NN: Over the years, you’ve been in quite a few bands. What was your first? My earliest memory of you was watching you play in The National Acrobat in the late 90’s/early 00’s.
RP: My first band in high school was called Synapsis. I’ve been in a number of bands since then, but Fotocrime and Coliseum are the bands I’ve accomplished the most with and represent me best.
NN: Adding to that, what inspired you to be a part of Louisville punk? Was there a spark from your youth that sparked your passion as an artist?
RP: I was drawn in by the shows, the bands, the activity. When I was a kid discovering punk and hardcore I didn’t know that there were thriving local scenes; I thought it all existed elsewhere in bigger cities. Once I discovered the Louisville bands of the early/mid 1990s I wanted to be a part of that. I’ve always wanted to perform as long as I can remember, my brother and I used to video tape ourselves singing along to hair metal songs with guitars made from cardboard and planks of wood. I’ve always made art, it was highly encouraged when we were kids, and it all connected when I got a guitar, started writing songs, and formed a band. Even though I wasn’t really aware of it at the time, the immediacy and accessibility of punk made it all seem possible and I dove in entirely.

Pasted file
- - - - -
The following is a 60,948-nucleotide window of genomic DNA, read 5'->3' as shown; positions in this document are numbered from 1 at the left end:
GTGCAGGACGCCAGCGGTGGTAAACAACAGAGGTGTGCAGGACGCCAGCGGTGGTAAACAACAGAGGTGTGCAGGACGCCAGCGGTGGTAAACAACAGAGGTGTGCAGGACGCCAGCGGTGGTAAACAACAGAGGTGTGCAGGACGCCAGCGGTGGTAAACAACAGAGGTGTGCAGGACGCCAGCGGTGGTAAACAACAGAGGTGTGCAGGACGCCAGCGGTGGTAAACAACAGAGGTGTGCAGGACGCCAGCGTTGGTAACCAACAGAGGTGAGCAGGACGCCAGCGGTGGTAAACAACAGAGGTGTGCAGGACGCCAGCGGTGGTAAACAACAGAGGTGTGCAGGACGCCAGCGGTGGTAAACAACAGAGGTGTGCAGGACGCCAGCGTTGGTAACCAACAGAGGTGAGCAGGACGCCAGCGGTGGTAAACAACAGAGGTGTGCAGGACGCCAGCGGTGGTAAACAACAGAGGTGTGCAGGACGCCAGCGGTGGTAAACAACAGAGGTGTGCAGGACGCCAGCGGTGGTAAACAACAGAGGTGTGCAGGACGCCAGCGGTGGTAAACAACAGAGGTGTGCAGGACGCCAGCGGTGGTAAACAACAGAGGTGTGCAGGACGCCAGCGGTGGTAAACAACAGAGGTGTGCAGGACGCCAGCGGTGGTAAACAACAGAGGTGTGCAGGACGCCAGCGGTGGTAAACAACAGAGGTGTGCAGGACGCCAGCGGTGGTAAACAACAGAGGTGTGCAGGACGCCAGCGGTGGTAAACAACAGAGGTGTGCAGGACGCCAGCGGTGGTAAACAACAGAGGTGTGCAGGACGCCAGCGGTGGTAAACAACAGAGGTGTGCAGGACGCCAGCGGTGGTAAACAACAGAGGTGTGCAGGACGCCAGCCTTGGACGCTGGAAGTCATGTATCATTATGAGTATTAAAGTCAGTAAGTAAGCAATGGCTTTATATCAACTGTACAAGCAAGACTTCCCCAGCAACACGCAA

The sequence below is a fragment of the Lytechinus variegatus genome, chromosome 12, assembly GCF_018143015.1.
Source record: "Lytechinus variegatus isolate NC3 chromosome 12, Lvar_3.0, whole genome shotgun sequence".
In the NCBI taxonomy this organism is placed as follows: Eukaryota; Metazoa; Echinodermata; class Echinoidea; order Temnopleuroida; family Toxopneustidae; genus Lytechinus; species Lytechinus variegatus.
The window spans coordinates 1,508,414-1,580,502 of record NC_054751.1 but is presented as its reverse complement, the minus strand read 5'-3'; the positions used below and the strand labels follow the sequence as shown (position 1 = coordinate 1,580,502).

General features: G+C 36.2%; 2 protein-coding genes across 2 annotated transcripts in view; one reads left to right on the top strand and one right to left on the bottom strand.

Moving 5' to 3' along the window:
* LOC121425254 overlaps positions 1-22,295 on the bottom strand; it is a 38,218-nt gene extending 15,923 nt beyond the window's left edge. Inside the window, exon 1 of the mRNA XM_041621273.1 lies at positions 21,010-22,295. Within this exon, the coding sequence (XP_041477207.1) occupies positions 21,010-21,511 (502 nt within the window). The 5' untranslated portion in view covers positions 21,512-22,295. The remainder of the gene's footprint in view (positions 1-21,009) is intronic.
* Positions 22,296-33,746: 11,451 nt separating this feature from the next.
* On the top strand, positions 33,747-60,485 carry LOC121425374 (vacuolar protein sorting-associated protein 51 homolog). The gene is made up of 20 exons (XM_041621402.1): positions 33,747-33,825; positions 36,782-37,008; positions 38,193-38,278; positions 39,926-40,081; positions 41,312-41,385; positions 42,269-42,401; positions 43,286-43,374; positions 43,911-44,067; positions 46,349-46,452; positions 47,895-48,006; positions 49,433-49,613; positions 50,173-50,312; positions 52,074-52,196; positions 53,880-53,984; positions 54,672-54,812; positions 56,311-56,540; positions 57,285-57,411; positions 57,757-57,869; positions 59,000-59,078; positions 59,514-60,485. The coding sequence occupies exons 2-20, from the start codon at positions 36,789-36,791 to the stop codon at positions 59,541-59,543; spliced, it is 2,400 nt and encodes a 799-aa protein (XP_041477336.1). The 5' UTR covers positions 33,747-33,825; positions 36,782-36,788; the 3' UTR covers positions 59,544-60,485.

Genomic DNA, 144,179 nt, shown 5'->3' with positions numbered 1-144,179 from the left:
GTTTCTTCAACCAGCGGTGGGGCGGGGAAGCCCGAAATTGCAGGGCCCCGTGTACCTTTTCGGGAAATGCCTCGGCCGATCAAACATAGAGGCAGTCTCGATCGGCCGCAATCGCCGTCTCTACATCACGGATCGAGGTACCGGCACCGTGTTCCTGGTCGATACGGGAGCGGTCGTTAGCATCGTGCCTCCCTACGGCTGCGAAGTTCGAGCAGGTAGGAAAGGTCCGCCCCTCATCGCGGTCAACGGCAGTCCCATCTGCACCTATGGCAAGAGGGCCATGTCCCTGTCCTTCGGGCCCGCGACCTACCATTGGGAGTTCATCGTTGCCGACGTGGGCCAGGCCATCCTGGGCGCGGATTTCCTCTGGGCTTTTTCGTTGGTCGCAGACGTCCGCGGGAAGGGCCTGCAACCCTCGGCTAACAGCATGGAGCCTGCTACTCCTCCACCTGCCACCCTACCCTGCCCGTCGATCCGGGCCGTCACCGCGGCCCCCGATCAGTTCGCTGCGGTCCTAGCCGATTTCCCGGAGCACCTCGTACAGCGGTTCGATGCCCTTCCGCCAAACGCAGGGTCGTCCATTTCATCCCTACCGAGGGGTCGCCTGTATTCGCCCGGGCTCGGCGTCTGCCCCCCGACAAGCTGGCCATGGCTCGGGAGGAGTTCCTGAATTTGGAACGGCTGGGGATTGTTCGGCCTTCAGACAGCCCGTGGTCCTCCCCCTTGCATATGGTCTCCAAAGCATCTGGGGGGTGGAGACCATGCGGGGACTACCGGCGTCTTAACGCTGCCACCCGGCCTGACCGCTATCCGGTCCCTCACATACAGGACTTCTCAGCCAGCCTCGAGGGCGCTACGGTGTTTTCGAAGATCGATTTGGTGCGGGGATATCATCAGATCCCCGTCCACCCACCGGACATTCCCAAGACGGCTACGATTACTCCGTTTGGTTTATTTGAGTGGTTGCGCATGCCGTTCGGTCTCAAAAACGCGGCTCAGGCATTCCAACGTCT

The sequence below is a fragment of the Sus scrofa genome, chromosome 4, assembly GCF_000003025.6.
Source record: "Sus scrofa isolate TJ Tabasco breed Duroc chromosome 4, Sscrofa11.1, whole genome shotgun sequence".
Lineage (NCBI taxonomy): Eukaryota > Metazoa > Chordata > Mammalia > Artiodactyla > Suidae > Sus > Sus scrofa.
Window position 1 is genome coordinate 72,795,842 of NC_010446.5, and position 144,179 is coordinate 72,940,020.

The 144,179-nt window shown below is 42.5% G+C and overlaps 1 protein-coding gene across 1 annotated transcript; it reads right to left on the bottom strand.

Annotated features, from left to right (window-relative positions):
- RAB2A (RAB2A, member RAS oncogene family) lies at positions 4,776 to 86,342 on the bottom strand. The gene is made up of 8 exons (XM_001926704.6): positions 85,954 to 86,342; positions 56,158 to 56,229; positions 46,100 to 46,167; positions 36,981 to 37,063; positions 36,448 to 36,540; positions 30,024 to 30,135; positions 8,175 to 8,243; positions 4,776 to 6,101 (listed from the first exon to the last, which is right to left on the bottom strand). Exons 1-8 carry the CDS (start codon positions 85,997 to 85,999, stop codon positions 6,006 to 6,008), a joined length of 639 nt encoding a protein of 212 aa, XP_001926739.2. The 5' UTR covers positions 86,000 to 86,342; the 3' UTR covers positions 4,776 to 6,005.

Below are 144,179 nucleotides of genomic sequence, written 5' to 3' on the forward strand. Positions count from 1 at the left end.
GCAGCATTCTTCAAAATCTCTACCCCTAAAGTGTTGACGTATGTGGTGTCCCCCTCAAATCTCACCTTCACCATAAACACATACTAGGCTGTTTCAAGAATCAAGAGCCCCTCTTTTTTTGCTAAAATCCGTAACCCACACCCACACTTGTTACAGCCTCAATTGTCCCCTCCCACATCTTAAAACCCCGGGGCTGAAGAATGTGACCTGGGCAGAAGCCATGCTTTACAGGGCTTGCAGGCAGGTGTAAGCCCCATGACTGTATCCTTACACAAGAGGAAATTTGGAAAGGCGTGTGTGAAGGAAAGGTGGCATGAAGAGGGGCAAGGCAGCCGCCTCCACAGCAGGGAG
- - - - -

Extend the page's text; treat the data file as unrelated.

“The fact that there are new bands that I don’t know that will go on to shape the future of Louisville, and potentially the world, is very exciting.”
NN: As a mainstay in Louisville’s punk and indie rock community for the last few decades, how do you feel about the state of “the scene” right now?
RP: I’ve been mostly focused on my own music, work, art, and life for many years now, so I can’t say that I am integral or even acutely aware of Louisville’s scene at this moment. My focus has been traveling elsewhere via touring so I am more involved in my own sphere. Of course I still see shows and support bands I like and am friends with, but I’m not promoting shows multiple times a week as I did for many, many years. I’m sure the various scenes and sub-sects here and elsewhere are as thriving as ever. Punk goes on and DIY continues at every different age and in basements and record stores and print shops and recording studios and clubs and everywhere else. It’s a living, changing thing that goes on whether any one person is involved or not. The fact that there are new bands that I don’t know that will go on to shape the future of Louisville, and potentially the world, is very exciting.
NN: What current bands in Louisville have been knocking your skirt up lately?
RP: I like Jaye Jayle, Fool’s Ghost, Billie Aon, Garland Watts, Sheri Streeter, Second Story Man, Parlour, Killi Killi, Miracle Drug, State Champion, and many others I’m surely forgetting at this moment.
NN: Before you go, tell us about one of your favorite records from 2018.
I probably listened to Billie Aon’s “Mid-City Feeling” single as much or more than any other single song this year. It’s just a perfect power-pop song, emotional in a sincere way without being sappy at all, amazing hooks. Truly loved that song.